The project aims at compiling a catalogue that offers a sound but concise overview of Alternative Technology Options for Road and Air Transport.
Energy-related Technology Assessment has been a subject of countless studies and publications for several decades worldwide. They cover almost all aspects of energy supply, economics, policy and strategies; but they differ widely in depth and scope, especially regarding technologies, timeframes or geographical boundaries. What is lacking is material that is easily accessible to non-experts and that offers at the same time an impartial discussion on possible political actions at a European-wide - rather than purely national - level.
In the transport sector, despite a number of political initiatives, the energy demands as well as greenhouse gas emissions are growing at alarming speeds. This holds true especially for road and air transport. Recent volatility in oil prices as well as the corresponding political instabilities in important oil-exporting countries has -again - brought the oil dependence of these sectors as well as related issues of energy security and economic perspectives to public and political attention. One option to break through the vicious circle between economic growth, energy demand in transport and oil dependence is to substitute oil-based fuels and propulsion technologies with alternative technologies. A wide range of non oil-based options for road and air transport has been developed in the last decade, and some technologies are already commercialised. However, it is currently impossible to predict which technologies will emerge as the front-runners for Europe.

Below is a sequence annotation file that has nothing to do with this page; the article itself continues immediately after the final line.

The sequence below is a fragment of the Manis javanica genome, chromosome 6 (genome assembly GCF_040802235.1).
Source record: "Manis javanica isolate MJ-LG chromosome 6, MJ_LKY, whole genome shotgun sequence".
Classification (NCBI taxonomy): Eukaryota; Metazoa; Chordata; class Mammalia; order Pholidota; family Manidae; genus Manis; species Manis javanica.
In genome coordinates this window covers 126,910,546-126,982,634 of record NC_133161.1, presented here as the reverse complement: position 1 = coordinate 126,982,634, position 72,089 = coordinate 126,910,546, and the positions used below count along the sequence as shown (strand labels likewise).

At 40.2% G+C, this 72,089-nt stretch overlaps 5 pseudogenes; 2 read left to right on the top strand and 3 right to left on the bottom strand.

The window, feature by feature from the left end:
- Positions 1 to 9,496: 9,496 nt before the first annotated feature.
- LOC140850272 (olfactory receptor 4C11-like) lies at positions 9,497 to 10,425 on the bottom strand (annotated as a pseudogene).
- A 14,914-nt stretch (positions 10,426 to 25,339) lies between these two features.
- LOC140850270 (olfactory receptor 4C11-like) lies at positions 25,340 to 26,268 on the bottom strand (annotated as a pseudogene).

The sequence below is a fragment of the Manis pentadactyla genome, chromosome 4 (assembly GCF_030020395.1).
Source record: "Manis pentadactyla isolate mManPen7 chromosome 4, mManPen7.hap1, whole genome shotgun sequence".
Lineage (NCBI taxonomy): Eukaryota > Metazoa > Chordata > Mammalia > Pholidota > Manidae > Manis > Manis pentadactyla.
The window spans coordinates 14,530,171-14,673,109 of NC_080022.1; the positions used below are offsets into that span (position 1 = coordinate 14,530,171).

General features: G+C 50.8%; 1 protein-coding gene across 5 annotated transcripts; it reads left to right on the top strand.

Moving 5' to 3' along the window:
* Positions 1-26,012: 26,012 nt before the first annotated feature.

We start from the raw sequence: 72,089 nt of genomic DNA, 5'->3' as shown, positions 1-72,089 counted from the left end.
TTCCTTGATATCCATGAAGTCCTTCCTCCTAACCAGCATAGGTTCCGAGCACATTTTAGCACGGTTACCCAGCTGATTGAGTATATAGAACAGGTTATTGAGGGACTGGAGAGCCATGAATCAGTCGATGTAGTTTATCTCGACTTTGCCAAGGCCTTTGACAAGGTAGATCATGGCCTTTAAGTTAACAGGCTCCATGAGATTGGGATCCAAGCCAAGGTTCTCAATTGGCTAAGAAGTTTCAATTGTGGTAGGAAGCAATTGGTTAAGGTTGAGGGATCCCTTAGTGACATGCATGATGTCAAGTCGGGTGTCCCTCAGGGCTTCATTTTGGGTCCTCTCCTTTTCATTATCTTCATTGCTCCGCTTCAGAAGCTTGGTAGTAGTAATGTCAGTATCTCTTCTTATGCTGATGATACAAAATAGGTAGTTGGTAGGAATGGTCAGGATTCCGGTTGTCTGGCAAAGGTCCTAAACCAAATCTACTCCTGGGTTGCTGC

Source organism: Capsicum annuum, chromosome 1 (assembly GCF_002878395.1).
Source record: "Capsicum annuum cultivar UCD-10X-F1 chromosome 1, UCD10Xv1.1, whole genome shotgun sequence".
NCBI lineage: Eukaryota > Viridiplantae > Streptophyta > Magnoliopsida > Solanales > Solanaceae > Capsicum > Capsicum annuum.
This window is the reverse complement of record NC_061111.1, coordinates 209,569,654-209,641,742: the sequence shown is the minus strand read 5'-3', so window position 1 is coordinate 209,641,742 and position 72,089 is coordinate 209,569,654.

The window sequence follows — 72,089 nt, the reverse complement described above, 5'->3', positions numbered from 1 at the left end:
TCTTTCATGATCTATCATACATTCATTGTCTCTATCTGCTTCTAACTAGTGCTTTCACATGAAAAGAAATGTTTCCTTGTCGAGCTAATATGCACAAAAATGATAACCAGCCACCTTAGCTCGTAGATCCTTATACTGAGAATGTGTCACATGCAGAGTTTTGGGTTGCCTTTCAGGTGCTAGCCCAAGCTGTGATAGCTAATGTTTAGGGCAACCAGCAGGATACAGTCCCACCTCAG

Although a variety of publications on alternative fuel and propulsion systems are available, the information is usually fragmented, either too scientific or simplistic in its presentation, more often than not biased because of commercial interests or political agendas, and generally not comparable. In other words: there is a need for a structured and reliable overview of technical options in order to support political and practical decisions upon future alternative transportation solutions. This is especially true for an integrative perspective, since different fuels (diesel, ethanol, methanol, natural gas, hydrogen, DME, kerosene, ...) can be produced via different pathways from fossil, regenerative or nuclear sources of primary energy and can be used in different propulsion systems (conventional internal combustion engines, fuel cells or hybrids for road transport; turbojet engines, turbofans, gas turbine-powered propeller engines or conventional piston engines for air transport). These options imply different designs for cars and aircraft and require different fuel supply infrastructures.
In this context the project aims at compiling a catalogue that offers a sound but concise and not too detailed overview of Alternative Technology Options for Road and Air Transport. Its objective is to contribute to improved transparency and governance of this highly complex and often controversial field. This will be compiled on the basis of available literature and by structured discussions with experts from science, industry and stakeholder organisations. Relevant options are described technically and assessed with regard to their economic perspectives, their contribution to substitute fossil fuels in transport and their potential to reduce greenhouse gas emissions as well as other pollutants.
Alternative Antriebstechnologien für den Straßenverkehr. Vor- und Nachteile ausgewählter Technologiepfade im Überblick.
2007. Berufsakademie Mosbach: Weg vom Öl - Was bewegt uns morgen (2007), Moosbach, Germany, October 24, 2007
Karlsruhe Institute of Technology (KIT)
Institute for Technology Assessment and Systems Analysis (ITAS)
P.O. Box 3640
Tel.: +49 721 608-24571